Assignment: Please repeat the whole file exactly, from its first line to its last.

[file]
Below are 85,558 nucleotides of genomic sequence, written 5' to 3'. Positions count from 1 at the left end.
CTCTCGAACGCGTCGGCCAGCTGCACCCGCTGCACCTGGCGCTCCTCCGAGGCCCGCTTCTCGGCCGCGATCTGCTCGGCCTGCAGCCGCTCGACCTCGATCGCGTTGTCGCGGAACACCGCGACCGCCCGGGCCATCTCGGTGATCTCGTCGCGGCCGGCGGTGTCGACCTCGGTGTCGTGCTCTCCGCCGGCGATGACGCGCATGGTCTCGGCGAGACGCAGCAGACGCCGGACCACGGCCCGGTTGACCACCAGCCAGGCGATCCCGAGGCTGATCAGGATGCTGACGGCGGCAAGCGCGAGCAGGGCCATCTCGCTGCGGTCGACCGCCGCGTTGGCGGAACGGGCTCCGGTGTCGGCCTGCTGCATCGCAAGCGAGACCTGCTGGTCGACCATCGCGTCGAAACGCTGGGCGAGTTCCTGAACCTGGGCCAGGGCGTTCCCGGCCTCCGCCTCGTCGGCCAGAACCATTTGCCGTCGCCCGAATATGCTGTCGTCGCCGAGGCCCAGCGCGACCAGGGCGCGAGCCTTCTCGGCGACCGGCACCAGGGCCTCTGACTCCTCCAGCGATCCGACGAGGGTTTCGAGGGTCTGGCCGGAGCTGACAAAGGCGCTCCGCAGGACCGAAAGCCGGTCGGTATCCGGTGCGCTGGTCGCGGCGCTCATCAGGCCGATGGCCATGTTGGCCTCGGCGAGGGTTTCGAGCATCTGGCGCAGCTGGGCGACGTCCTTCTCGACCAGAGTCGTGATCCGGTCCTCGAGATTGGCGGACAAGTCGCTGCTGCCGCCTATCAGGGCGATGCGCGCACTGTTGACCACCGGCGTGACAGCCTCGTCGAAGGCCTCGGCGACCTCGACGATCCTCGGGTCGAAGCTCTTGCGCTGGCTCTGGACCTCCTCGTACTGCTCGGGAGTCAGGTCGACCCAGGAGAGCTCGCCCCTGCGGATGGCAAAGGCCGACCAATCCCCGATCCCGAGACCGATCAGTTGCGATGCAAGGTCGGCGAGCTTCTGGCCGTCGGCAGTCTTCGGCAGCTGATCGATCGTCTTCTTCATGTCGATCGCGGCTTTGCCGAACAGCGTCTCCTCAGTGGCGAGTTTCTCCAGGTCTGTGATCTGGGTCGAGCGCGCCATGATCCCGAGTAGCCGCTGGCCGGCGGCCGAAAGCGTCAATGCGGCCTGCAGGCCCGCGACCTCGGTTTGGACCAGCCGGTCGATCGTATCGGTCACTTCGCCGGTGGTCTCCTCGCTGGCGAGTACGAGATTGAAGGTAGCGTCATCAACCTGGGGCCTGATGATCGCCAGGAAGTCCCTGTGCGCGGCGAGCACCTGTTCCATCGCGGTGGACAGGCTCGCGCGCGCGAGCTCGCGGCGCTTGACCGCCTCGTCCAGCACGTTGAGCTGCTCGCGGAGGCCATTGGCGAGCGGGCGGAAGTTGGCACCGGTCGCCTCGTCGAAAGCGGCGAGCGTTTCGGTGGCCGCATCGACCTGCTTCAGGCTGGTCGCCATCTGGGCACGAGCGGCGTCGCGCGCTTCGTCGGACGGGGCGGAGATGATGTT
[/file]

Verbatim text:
Below are 85,558 nucleotides of genomic sequence, written 5' to 3'. Positions count from 1 at the left end.
CTCTCGAACGCGTCGGCCAGCTGCACCCGCTGCACCTGGCGCTCCTCCGAGGCCCGCTTCTCGGCCGCGATCTGCTCGGCCTGCAGCCGCTCGACCTCGATCGCGTTGTCGCGGAACACCGCGACCGCCCGGGCCATCTCGGTGATCTCGTCGCGGCCGGCGGTGTCGACCTCGGTGTCGTGCTCTCCGCCGGCGATGACGCGCATGGTCTCGGCGAGACGCAGCAGACGCCGGACCACGGCCCGGTTGACCACCAGCCAGGCGATCCCGAGGCTGATCAGGATGCTGACGGCGGCAAGCGCGAGCAGGGCCATCTCGCTGCGGTCGACCGCCGCGTTGGCGGAACGGGCTCCGGTGTCGGCCTGCTGCATCGCAAGCGAGACCTGCTGGTCGACCATCGCGTCGAAACGCTGGGCGAGTTCCTGAACCTGGGCCAGGGCGTTCCCGGCCTCCGCCTCGTCGGCCAGAACCATTTGCCGTCGCCCGAATATGCTGTCGTCGCCGAGGCCCAGCGCGACCAGGGCGCGAGCCTTCTCGGCGACCGGCACCAGGGCCTCTGACTCCTCCAGCGATCCGACGAGGGTTTCGAGGGTCTGGCCGGAGCTGACAAAGGCGCTCCGCAGGACCGAAAGCCGGTCGGTATCCGGTGCGCTGGTCGCGGCGCTCATCAGGCCGATGGCCATGTTGGCCTCGGCGAGGGTTTCGAGCATCTGGCGCAGCTGGGCGACGTCCTTCTCGACCAGAGTCGTGATCCGGTCCTCGAGATTGGCGGACAAGTCGCTGCTGCCGCCTATCAGGGCGATGCGCGCACTGTTGACCACCGGCGTGACAGCCTCGTCGAAGGCCTCGGCGACCTCGACGATCCTCGGGTCGAAGCTCTTGCGCTGGCTCTGGACCTCCTCGTACTGCTCGGGAGTCAGGTCGACCCAGGAGAGCTCGCCCCTGCGGATGGCAAAGGCCGACCAATCCCCGATCCCGAGACCGATCAGTTGCGATGCAAGGTCGGCGAGCTTCTGGCCGTCGGCAGTCTTCGGCAGCTGATCGATCGTCTTCTTCATGTCGATCGCGGCTTTGCCGAACAGCGTCTCCTCAGTGGCGAGTTTCTCCAGGTCTGTGATCTGGGTCGAGCGCGCCATGATCCCGAGTAGCCGCTGGCCGGCGGCCGAAAGCGTCAATGCGGCCTGCAGGCCCGCGACCTCGGTTTGGACCAGCCGGTCGATCGTATCGGTCACTTCGCCGGTGGTCTCCTCGCTGGCGAGTACGAGATTGAAGGTAGCGTCATCAACCTGGGGCCTGATGATCGCCAGGAAGTCCCTGTGCGCGGCGAGCACCTGTTCCATCGCGGTGGACAGGCTCGCGCGCGCGAGCTCGCGGCGCTTGACCGCCTCGTCCAGCACGTTGAGCTGCTCGCGGAGGCCATTGGCGAGCGGGCGGAAGTTGGCACCGGTCGCCTCGTCGAAAGCGGCGAGCGTTTCGGTGGCCGCATCGACCTGCTTCAGGCTGGTCGCCATCTGGGCACGAGCGGCGTCGCGCGCTTCGTCGGACGGGGCGGAGATGATGTT